“These are the people who I consider to have been the the canaries in the coal mine,” Farid says. “I don’t think we’re going to really see anything substantive take place unless we see it happen with them.”
It is another example of how RAPP is making sure that no one is left behind.
“It’s not about getting handrails in the prisons,” Farid says of RAPP’s strategy. “It’s about getting people out.”
Then he turns to answer the phone call of a prisoner who says he’s been denied parole, again.
RAPP EVENT on JULY 9
Release Aging People from Prison presents speakers and workshops on Saturday, July 9 from 9-3pm at the Queens Educational Opportunity Center, located at 158-29 Archer Avenue. The theme will be “Elders in Prison: Bringing Them Home & Rebuilding Our Communities.” Details: RAPPcampaign.com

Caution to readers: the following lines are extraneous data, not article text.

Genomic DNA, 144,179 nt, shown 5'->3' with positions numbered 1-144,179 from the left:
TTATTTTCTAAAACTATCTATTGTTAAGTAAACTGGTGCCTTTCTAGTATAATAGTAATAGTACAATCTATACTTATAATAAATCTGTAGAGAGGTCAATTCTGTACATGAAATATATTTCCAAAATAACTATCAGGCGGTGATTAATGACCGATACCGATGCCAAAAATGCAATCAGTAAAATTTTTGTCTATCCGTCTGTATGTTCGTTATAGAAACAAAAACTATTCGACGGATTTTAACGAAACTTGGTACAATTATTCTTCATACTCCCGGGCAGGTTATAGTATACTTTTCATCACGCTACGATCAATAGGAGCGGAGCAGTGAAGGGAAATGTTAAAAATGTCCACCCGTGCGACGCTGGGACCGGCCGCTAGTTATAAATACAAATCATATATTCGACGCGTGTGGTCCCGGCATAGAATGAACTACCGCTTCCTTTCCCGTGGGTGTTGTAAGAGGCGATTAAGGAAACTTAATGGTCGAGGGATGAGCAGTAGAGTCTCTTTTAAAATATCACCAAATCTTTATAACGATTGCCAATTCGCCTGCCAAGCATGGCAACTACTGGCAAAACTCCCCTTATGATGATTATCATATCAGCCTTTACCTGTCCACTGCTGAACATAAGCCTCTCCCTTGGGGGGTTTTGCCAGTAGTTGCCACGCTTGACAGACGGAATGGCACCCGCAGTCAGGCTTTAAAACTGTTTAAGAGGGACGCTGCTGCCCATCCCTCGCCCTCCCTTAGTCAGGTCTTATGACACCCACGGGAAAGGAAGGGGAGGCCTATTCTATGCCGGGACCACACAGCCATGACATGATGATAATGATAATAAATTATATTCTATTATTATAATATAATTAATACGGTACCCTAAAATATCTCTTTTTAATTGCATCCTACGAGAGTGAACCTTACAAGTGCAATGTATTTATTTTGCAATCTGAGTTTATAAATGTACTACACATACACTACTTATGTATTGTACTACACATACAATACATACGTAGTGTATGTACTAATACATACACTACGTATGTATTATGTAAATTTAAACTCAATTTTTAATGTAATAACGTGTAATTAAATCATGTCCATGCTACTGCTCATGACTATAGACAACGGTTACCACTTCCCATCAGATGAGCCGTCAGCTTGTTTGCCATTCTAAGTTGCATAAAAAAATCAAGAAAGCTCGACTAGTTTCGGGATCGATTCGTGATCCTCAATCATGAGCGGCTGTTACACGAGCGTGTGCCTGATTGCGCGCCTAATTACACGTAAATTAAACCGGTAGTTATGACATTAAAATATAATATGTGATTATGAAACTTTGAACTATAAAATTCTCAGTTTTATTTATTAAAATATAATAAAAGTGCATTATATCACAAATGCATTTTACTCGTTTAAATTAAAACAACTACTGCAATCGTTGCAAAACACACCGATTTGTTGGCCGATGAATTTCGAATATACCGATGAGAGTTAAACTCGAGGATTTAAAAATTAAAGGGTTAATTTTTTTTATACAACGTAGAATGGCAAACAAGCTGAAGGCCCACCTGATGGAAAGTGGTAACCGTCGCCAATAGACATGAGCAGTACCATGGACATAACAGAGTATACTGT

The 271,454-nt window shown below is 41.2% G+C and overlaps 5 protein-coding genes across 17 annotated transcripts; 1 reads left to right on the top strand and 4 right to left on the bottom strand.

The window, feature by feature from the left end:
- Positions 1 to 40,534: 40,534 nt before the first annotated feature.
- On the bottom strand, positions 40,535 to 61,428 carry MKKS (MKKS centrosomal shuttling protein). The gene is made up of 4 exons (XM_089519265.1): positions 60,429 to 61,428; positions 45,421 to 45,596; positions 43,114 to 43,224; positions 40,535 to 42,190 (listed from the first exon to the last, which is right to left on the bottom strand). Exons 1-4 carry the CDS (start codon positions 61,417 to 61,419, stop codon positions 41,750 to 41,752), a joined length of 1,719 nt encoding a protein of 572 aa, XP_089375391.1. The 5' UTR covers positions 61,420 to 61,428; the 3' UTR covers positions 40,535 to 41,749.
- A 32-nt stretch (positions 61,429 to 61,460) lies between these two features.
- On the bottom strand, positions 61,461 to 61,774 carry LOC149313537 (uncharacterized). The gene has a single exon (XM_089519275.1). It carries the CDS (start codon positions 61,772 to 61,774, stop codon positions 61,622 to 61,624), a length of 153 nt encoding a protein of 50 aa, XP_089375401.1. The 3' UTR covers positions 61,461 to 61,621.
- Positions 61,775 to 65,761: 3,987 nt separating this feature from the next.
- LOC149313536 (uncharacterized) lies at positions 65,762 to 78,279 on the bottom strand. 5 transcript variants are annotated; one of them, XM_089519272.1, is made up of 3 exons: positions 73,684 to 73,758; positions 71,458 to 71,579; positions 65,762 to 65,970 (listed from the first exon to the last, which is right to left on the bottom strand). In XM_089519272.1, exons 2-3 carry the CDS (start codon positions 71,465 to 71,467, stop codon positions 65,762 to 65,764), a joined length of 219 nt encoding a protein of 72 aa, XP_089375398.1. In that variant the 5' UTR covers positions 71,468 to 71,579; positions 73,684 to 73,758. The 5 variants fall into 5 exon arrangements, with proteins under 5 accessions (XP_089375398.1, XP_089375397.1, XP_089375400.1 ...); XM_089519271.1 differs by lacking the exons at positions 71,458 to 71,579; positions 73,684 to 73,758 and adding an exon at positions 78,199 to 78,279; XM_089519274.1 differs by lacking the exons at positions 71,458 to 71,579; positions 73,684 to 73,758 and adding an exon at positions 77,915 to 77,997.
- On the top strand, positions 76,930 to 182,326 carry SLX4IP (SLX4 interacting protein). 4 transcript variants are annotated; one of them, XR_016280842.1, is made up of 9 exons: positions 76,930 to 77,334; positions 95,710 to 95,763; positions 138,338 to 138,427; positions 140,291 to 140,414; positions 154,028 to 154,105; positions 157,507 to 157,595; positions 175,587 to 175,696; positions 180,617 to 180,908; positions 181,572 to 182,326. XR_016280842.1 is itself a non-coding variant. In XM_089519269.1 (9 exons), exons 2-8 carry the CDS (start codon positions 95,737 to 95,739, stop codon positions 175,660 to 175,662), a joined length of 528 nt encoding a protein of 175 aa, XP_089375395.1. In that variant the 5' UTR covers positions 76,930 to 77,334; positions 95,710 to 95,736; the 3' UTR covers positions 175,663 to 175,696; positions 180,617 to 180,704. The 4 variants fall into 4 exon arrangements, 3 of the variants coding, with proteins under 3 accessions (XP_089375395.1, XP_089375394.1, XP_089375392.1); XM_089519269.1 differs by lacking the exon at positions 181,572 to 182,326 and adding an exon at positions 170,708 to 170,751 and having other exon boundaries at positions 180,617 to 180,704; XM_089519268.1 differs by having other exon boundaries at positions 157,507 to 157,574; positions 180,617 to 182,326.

Paroled in a Wheelchair
Expenses from medical and geriatric care for elderly prisoners mean they cost two to four times as much as others. But there is a human cost to delaying their release as well.
In May, RAPP member Mohaman Koti died just two months after he was released to a nursing home in Staten Island. His birth certificate says he was born in 1928, though his mother insisted the year was 1926.
“We’ve got too many old people in wheelchairs like I am locked up,” Koti said just weeks before he died.
He was convicted in 1978 of attempted murder of an NYPD officer who he said “tried to shake me down for money and I wouldn’t give it to him, so we got to fighting.” The officer recovered, and Koti was offered a plea deal of seven and a half years. He insisted on a trial, and got 25 years to life.